Your smoking colleagues are taking way more breaks than you

Taking regular breaks throughout the workday can help you be more productive and more relaxed.  If for nothing else, smokers find ample time to step away from their desks so perhaps, maybe you should too. 

A close shot of a man taking a puff of a cigarette and smoke fills the area all around him

Imagine forcing yourself to binge-watch an entire season of a series without breaks or commercials.  It sounds unimaginable and yet, people engage in a similar practice on a regular basis.  They believe in a false notion that continuous attention to their work for an extended period of time somehow contributes to productivity.  Not only is this difficult to sustain but it’s also inaccurate.  Let's explore the benefits of taking regular breaks. 

Why are breaks so important?

There are several benefits to taking regular or scheduled breaks while working.  If you find your concentration beginning to wane, a brief break could help you get back on track.  This momentary change of pace will also enable you to rest your mind and avoid becoming fatigued. 

Work-related stress can lead to mental exhaustion.  Taking your mind off a specific task or activity for a period of time enables you to decompress and prevent fatigue.  Once you’ve had the chance to rest your mind, you can then return to work refreshed, refocused, and able to concentrate. 

Give yourself an opportunity to absorb new information.  By taking a break, you give your brain sufficient time to process the material, and you can return to it with a fresh perspective.  This can lead to increased retention and recall.  It's similar to making a decision on the fly versus having an opportunity to deliberate on it first.  

What are the different types of breaks?

A break doesn’t have to be long.  Even if it's only for a few minutes, you can still reap a variety of benefits based on the situation.  How you choose to spend your break is up to you but there are several different types of breaks you should know about. 

Creative:  Take a moment to allow your imagination to run free through brainstorming, daydreaming, or even working on a creative outlet of some sort.  

Active:  Physical activity as simple as a brief walk or as strenuous as a workout can help to reduce stress and get the brain ready to concentrate. 

Sensory:   Enjoying a meal, a quick snack, listening to music, or experiencing other forms of media all are great ways to take a pause from work.  Even a nap or meditation helps divert your attention from work to a sensory experience or nothing at all.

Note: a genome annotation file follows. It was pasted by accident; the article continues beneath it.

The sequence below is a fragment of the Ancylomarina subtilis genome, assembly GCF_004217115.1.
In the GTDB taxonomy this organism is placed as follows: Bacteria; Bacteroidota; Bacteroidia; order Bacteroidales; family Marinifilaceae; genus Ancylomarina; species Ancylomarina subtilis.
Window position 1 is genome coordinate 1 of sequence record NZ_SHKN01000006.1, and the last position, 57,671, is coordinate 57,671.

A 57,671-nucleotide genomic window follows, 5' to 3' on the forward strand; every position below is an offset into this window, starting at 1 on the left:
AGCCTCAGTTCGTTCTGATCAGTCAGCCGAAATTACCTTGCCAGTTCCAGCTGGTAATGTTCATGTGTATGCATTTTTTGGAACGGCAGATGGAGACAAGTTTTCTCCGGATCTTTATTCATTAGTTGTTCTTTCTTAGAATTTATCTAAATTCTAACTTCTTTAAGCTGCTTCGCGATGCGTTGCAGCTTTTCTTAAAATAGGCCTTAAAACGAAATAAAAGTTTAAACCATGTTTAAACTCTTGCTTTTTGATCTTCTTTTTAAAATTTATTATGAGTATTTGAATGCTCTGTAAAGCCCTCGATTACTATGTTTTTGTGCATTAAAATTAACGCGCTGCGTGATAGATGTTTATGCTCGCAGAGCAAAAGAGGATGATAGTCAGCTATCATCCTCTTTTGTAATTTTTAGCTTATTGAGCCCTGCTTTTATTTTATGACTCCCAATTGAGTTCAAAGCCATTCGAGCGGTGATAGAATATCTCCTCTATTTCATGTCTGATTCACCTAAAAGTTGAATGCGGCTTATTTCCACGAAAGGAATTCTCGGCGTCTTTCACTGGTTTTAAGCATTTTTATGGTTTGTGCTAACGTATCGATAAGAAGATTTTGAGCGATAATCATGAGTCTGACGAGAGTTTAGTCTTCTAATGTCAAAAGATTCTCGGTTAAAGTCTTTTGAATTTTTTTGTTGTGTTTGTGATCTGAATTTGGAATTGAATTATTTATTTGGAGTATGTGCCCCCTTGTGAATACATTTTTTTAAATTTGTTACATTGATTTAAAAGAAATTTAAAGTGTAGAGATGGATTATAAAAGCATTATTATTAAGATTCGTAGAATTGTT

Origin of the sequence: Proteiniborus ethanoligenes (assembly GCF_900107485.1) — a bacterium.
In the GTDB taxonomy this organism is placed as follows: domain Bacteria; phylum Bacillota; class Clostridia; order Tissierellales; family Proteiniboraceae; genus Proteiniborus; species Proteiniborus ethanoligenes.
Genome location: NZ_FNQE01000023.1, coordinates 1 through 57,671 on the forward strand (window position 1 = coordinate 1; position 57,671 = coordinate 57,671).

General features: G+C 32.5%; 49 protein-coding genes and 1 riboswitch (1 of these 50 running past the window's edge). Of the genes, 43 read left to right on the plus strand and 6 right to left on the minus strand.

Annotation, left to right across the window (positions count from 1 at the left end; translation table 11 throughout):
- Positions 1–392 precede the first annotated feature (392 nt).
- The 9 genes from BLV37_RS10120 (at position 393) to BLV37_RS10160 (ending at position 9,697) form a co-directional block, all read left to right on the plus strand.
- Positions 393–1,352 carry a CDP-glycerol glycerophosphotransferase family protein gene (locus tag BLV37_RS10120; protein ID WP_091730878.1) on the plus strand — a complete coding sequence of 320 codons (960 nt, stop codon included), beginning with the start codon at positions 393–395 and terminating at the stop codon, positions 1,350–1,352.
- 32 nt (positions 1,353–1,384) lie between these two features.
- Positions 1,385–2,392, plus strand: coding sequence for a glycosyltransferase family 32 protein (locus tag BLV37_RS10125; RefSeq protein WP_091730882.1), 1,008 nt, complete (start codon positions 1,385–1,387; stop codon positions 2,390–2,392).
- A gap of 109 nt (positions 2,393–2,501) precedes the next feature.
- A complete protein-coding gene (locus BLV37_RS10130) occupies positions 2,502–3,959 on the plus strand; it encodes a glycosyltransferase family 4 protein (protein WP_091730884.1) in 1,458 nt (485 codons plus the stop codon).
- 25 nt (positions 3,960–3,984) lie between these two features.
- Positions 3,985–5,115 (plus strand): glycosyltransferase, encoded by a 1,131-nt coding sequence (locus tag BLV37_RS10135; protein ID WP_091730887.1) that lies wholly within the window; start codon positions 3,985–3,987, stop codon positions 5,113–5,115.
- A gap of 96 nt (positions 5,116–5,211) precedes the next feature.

Social:  Having a brief conversation with a colleague is a great way to break up the continuity of the work day.  Taking a moment to make a quick call or connect with someone can help differentiate the pace of your work day.  

Smoking:  Consuming a cigarette somewhere during the course of the work day.  This normally requires stepping out of the office and into an area designated for smoking like a terrace or parking lot.  

Smokers don't neglect to take their breaks.

In addition to physically leaving the building to enjoy this form of break, smokers often enjoy multiple breaks of this sort throughout the day.  The average smoke break can take anywhere from 10 to 15 minutes.  It's not uncommon for a smoker to take six or more smoke breaks over the course of an eight-hour workday.  This means that by taking six 10-minute breaks during the day, a worker essentially spends one hour on break each day.  This is likely in addition to their lunchtime.  

Are smokers less stressed at work?  Perhaps, especially if they can spend an hour less working each day.  

Are cigarette smokers more productive than non-smokers?  Probably not, but they need to be more productive considering that their lives, and thus their careers, will likely wind up being shorter based on what we know about cigarettes. 


People who take regular breaks likely enjoy the benefits of stepping away from work routinely.  Your smoking colleagues are no exception, and while they also may get to experience reduced stress or increased brain function, their lungs are likely suffering.  Taking breaks during work is essential but since we're largely aware of the negative impact of smoking on overall health, the type of break one takes is just as important.  Therein lies the paradox.